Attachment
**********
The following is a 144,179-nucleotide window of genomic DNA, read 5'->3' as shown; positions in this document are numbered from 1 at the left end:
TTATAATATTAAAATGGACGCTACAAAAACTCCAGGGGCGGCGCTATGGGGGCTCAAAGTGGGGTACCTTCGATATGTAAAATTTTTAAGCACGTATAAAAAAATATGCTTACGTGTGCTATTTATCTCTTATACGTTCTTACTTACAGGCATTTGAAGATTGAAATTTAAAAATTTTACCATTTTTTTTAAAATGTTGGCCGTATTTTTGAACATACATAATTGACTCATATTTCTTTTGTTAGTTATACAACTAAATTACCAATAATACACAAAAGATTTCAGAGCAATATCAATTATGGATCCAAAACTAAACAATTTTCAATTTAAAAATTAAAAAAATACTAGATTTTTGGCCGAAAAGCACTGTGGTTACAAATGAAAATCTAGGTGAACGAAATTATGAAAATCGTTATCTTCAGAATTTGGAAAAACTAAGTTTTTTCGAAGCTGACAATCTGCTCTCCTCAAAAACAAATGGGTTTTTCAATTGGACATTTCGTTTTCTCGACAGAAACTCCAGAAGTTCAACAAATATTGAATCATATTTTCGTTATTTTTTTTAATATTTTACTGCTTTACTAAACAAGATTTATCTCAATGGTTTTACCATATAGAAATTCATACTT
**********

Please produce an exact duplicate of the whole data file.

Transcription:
The following is a 144,179-nucleotide window of genomic DNA, read 5'->3' as shown; positions in this document are numbered from 1 at the left end:
TTATAATATTAAAATGGACGCTACAAAAACTCCAGGGGCGGCGCTATGGGGGCTCAAAGTGGGGTACCTTCGATATGTAAAATTTTTAAGCACGTATAAAAAAATATGCTTACGTGTGCTATTTATCTCTTATACGTTCTTACTTACAGGCATTTGAAGATTGAAATTTAAAAATTTTACCATTTTTTTTAAAATGTTGGCCGTATTTTTGAACATACATAATTGACTCATATTTCTTTTGTTAGTTATACAACTAAATTACCAATAATACACAAAAGATTTCAGAGCAATATCAATTATGGATCCAAAACTAAACAATTTTCAATTTAAAAATTAAAAAAATACTAGATTTTTGGCCGAAAAGCACTGTGGTTACAAATGAAAATCTAGGTGAACGAAATTATGAAAATCGTTATCTTCAGAATTTGGAAAAACTAAGTTTTTTCGAAGCTGACAATCTGCTCTCCTCAAAAACAAATGGGTTTTTCAATTGGACATTTCGTTTTCTCGACAGAAACTCCAGAAGTTCAACAAATATTGAATCATATTTTCGTTATTTTTTTTAATATTTTACTGCTTTACTAAACAAGATTTATCTCAATGGTTTTACCATATAGAAATTCATACTT